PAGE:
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Slide delay is a mechanic that exists only in the MS version of Chip's Challenge, and was programmed into Tile World, that makes monsters and blocks lag when sliding, and it can greatly alter the outcome of a level. It pertains to monsters and blocks that enter and leave force floors, ice, and teleports.

The sliplist

The sliplist is a list of moving objects, blocks or monsters, that are currently sliding on force floors, ice, or teleports. Chip will never be on the sliplist, is never affected by slide delay, and, importantly, always moves before sliding blocks. Each row in the sliplist contains two elements: the object, and the coordinates of the destination square on the Chip's Challenge grid.

At the start of a level, the sliplist is empty, even if monsters are currently on sliding tiles; objects cannot enter the sliplist until they make a move. When a monster or block steps on any sliding tile (ice, force floor, or teleport), that object will be added to the end of the sliplist, and when it leaves a "slip" tile, it will be removed from the sliplist. Additionally, if a block slides directly off a sliding tile onto a trap (like in Torturechamber), it will remain on the sliplist, and when released, it will slide off the trap one further square in the same direction it was sliding in.

Also notably, should only one sliding space separate Chip from a sliding block in front of him, and the block reaches the ice corner at the same time slide delay affects it, Chip will gain an extra half-move and be one space behind. Since Chip is unaffected by slide delay, he moves before the block, and cross-checking occurs.

When an object hits an obstacle, such as a wall, while sliding, the impact is counted as a non-slip tile, and the object will leave the sliplist. However, after the object bounces off the wall, it is now considered sliding, and will be added back onto the end of the sliplist.

Examples

As this glider begins on an ice tile, it does not count and it will not be added to the sliplist.

Blank Glider E

This glider, although it is on an ice tile, is unable to move at any point, and will never be added to the sliplist, since it cannot make a move.

Wall Wall Wall
Wall Glider E Wall
Wall Wall Wall

In play, the above glider will not appear as moving in the MS version, but in Lynx, failed moves can be seen, so a glider in this type of prison would be shown continuously turning left and right every 1/10 of a second.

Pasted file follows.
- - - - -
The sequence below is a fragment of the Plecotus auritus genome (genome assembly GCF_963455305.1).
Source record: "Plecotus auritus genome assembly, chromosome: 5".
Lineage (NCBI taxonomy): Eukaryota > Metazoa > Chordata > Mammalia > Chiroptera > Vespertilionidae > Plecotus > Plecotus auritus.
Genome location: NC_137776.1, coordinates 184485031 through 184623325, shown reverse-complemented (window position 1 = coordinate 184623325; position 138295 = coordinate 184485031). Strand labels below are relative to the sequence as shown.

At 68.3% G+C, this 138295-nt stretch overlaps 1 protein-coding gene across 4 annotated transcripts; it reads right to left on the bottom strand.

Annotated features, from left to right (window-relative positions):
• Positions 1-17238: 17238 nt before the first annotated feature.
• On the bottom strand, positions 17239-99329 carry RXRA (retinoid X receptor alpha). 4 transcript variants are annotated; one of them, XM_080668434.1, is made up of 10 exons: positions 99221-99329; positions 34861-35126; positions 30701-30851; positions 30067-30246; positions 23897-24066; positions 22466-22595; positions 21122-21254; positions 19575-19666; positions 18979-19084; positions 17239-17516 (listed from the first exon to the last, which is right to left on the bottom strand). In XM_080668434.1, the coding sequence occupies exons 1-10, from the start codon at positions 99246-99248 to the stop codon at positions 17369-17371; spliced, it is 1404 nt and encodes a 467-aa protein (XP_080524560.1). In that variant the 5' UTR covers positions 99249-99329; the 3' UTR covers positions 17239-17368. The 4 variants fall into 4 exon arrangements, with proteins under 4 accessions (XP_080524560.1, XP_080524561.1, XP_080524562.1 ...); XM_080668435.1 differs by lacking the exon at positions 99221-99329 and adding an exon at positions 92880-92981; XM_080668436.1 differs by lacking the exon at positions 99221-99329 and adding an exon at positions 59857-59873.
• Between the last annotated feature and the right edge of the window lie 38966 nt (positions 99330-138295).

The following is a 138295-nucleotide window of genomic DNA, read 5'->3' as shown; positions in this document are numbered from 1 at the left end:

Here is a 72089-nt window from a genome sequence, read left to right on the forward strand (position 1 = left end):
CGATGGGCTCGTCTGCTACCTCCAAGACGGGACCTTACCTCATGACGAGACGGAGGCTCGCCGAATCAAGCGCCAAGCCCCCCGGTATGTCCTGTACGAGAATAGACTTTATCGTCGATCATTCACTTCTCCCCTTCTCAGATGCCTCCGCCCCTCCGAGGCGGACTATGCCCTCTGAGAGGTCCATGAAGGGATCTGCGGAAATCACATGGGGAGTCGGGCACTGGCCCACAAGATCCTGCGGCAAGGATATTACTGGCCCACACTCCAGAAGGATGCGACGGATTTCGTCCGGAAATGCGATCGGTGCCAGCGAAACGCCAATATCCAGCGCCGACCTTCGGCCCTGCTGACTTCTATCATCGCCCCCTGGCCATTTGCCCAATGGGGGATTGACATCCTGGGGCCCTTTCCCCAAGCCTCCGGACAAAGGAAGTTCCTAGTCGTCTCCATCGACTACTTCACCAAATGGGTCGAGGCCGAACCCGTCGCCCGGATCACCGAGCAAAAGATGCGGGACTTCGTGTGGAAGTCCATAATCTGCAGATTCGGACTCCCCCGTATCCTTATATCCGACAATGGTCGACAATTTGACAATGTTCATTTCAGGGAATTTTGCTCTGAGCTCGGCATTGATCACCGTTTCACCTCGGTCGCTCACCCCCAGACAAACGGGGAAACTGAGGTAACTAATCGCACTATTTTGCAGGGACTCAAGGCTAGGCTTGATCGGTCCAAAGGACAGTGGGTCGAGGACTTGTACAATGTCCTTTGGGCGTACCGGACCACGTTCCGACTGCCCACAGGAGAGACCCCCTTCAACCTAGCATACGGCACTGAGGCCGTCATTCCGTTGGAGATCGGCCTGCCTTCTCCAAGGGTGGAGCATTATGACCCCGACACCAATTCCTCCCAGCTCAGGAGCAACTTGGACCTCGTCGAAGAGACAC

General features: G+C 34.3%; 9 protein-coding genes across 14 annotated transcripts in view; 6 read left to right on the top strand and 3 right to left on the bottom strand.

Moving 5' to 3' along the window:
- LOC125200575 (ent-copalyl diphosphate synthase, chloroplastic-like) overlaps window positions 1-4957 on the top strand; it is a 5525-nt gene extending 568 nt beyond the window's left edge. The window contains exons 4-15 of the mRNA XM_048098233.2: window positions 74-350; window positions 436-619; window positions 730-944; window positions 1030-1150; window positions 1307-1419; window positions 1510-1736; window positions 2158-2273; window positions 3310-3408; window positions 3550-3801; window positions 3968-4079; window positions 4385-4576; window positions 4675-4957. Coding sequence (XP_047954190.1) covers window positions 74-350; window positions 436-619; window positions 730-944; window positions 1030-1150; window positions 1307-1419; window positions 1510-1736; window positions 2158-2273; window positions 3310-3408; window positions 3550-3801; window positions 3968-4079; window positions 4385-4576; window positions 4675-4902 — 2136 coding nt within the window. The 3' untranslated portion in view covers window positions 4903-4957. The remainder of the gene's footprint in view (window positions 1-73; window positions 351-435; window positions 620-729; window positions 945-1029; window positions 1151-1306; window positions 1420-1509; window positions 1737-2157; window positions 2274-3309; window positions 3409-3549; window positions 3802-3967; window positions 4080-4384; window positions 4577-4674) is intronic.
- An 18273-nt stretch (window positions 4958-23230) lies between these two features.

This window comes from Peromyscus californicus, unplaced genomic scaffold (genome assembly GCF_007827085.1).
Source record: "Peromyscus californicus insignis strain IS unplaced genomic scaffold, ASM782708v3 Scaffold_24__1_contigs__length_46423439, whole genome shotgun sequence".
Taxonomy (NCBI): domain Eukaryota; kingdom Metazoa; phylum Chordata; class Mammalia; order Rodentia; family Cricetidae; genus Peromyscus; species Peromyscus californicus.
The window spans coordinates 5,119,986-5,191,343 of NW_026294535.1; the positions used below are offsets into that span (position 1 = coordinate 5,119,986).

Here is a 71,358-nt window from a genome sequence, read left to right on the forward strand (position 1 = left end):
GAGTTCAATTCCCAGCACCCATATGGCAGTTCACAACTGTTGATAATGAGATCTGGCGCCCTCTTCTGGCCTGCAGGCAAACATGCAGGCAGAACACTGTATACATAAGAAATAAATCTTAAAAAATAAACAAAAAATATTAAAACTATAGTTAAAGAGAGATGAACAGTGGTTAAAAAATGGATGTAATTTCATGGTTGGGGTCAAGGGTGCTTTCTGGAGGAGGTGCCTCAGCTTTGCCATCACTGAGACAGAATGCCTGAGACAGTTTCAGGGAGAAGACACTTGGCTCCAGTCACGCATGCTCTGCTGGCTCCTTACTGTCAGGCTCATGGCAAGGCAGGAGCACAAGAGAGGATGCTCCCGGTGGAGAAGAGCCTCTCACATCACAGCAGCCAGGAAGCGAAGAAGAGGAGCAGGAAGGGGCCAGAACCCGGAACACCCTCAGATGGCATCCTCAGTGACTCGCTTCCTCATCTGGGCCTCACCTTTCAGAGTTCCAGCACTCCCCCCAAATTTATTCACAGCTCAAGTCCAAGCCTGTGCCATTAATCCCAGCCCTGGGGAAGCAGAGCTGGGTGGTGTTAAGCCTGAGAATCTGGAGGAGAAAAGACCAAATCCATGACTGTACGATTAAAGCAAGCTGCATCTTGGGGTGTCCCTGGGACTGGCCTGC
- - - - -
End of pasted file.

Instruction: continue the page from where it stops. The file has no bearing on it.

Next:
Slide delay

Every tick, which is 1/10 of a second, the game accesses the sliplist and processes them in sequential order, moving each tile from its starting square to its destination square. When an object leaves the sliplist in the middle of this processing, the table will be modified (everything after that object will be shifted up one). However, the processing will ignore this and continue to process the object at the next index; as a result, an object will be skipped. This is what is known as slide delay.

A more concrete example is shown below.

This sample sliplist contains these two objects, both of which are sliding on ice.

Object Destination coordinates
Block at [1, 1] [2, 1]
Glider at [2, 2] [3, 2]

At the next tick, the game will process the sliplist in sequential order. The current plan is to first move the block from [1, 1] to [2, 1], and then move the glider from [2, 2] to [3, 2].

However, it just so happens that after the block is moved from [1, 1] to [2, 1], it hits an obstacle and leaves the sliplist, only to re-enter at the end of the sliplist, now moving from [2, 1] back to [1, 1]. The table is currently as follows:

Object Destination coordinates
Glider at [2, 2] [3, 2]
Block at [2, 1] [1, 1]

The game ignores this and continues to process the second element; however, the second element is now still the block, and it proceeds to move the block from [2, 1] to [1, 1]. Now the slip engine is finished, and the net result is that nothing moved.

Look at the example below.

Glider E Force Floor E Red Button Fire
Clone Block E Ice Ice Ice

This will cause slide delay, because immediately when the glider leaves the force floor, it creates a block, cloned from the clone block and moving east, that starts moving on ice. Note that if it were a monster clone instead of a block clone, slide delay would not occur because a monster is created 1/5 of a second after the button was pressed. However, no noticeable effect is seen because nothing was skipped.

Red Button Ice Ice Ice Clone Block W
Glider N

In this example, slide delay does not occur when the glider hits the red button, because nothing is leaving the sliplist. But, when the block hits the red button, slide delay will occur, as the block that just left the sliplist cloned a block westwards that was instantly added to the sliplist.

Glider E Force Floor E Wall

Above is a different principle of slide delay. Slide delay is created because the destination of the glider is always the force floor, and will always return to the sliplist. Blocks in this situation will leave the sliplist if they are rammed.

Glider E Ice Wall

In the diagram above there is no slide delay, because the glider never returns to ice and will not go back to the sliplist after bouncing off the wall.

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